These were tricky to draft, since they react and change depending on Toothless’ mood. There isn’t reference photo that shows how they are supposed to look since they look different in every photo. I basically guessed on the shape and kept holding them up to my head to see if they looked right.

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Guin’s hoodie was based off the pattern I drafted for her Momo hoodie a few years back, with only a few alterations. I also drafted a tail, rectrices, wings, ears, and a few mini spikes to decorate the base pattern.

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Step one was tracing all the spines and spikes onto flannel and cotton. For the small spikes I used cotton, since it’s easier to get clean lines with lighter weight fabric. For the larger ones I used two layers of flannel.

I backed the minky for the six largest spines with fusible interfacing to help them keep their shape.

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I showed this process in part one, so I won’t go into too much detail about it this time. I placed two layers of minky between the layers of flannel (or cotton) and sewed around the guidelines.

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Then the spikes were turned the right way out and the lower edges were turned over by a quarter inch. This way all the visible edges are finished nicely. These spikes were eventually stuffed with batting.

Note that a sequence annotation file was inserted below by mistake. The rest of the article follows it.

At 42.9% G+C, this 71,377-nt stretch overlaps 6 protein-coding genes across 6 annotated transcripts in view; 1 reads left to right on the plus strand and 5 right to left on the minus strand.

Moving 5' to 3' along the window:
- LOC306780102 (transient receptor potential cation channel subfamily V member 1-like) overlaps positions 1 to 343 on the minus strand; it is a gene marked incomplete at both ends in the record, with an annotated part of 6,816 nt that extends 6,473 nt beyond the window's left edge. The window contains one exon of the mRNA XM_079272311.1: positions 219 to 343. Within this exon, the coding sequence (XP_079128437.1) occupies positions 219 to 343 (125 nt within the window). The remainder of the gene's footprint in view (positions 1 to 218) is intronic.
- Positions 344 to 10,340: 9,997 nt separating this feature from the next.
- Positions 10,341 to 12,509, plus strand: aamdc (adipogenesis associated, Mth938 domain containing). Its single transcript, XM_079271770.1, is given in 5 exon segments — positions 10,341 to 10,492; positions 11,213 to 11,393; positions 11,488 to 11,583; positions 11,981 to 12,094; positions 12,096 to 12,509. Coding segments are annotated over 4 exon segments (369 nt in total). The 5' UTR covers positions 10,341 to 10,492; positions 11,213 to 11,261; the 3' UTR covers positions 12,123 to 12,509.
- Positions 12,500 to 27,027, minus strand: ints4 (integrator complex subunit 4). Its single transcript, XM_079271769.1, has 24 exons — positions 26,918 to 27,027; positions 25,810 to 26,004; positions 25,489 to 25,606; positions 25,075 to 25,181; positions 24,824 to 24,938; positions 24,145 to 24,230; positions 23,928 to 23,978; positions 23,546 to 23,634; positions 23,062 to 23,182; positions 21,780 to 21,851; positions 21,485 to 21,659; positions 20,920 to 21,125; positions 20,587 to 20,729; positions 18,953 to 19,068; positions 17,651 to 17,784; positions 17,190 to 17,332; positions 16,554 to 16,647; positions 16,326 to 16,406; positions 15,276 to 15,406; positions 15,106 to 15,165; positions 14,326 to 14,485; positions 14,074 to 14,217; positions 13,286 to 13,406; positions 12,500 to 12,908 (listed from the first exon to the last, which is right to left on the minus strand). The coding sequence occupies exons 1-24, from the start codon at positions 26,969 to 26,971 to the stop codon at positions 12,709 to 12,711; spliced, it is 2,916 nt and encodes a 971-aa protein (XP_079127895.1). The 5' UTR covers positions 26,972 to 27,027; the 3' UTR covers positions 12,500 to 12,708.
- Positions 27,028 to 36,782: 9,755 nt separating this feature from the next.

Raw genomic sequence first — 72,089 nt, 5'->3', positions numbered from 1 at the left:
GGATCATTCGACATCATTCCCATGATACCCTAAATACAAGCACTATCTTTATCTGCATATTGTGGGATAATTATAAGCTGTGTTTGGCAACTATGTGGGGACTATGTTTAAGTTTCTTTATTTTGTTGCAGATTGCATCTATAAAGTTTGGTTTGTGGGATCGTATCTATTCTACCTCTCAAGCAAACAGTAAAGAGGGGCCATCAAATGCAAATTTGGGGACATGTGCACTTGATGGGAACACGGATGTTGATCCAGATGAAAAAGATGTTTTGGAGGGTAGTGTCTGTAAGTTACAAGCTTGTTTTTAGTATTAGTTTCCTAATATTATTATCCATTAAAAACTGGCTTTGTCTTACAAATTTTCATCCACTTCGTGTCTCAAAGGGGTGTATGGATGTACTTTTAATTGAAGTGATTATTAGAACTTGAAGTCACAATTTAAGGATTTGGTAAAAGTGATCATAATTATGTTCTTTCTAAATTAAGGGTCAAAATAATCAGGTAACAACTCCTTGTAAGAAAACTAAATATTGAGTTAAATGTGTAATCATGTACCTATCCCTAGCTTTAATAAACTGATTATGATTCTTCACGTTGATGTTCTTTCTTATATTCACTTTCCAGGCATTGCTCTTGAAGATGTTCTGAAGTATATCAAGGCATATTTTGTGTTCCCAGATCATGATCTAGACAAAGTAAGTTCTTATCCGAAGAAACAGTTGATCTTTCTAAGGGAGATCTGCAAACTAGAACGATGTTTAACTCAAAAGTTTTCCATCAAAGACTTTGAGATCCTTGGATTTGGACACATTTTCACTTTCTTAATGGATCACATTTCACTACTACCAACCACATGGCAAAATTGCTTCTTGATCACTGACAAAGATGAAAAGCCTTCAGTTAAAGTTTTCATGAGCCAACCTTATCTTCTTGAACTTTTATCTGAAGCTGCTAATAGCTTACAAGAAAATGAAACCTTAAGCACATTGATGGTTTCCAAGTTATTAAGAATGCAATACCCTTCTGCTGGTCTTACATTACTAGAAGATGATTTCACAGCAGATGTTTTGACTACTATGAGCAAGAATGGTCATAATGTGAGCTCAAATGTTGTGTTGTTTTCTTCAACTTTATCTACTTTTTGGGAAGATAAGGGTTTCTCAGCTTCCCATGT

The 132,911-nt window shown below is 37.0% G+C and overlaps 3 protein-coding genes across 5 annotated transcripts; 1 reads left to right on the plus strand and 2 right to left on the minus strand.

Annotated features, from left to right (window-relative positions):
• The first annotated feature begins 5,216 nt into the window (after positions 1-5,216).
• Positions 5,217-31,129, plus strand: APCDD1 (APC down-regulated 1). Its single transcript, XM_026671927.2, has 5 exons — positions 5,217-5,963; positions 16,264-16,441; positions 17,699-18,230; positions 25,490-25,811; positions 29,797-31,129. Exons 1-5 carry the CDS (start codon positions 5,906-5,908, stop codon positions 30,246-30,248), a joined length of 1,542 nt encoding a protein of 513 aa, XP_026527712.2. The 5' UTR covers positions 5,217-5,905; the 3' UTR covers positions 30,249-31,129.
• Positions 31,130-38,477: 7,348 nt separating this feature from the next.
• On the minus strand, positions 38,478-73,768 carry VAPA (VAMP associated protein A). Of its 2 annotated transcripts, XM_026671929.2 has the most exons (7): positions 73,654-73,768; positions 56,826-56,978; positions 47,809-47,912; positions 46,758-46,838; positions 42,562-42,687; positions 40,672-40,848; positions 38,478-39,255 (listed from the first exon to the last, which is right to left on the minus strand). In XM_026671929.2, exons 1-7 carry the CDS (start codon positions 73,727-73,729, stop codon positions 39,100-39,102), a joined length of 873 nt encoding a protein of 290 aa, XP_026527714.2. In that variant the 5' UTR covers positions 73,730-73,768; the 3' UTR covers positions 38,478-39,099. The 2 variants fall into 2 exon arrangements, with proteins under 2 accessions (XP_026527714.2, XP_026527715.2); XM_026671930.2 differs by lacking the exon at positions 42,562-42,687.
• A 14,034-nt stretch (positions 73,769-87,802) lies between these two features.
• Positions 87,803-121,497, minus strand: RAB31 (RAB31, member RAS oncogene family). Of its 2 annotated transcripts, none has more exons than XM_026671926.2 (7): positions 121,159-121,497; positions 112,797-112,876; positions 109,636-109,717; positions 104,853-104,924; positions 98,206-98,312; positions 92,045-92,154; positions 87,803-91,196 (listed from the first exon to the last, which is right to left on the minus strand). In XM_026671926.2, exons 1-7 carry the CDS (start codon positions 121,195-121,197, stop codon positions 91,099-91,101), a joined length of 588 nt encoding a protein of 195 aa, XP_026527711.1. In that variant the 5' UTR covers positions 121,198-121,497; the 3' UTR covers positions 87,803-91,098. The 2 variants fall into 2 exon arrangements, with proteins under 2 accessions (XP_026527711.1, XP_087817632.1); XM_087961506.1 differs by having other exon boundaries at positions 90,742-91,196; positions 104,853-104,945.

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The pieces that make up the spines (or ears) are relatively flat so they don’t need stuffing. I thought they would need wire or something to give them shape but the interfacing did a surprisingly good job, so I didn’t think that was necessary. Because they were so stiff all the pieces (except for the ones on the left) can be sewn directly into seams and don’t need to be whip stitched on.

But to give them a bit more stiffness I sewed a quarter inch away from the edges of each piece, all the way around. The stitching holds the layers together and makes them feel a lot heavier.

The ones on the left are supposed to be pretty perky, in the movies they even stick straight up at times. So I’m going to create a stiff base that slides into them before they are sewn on, which will hopefully keep them upright.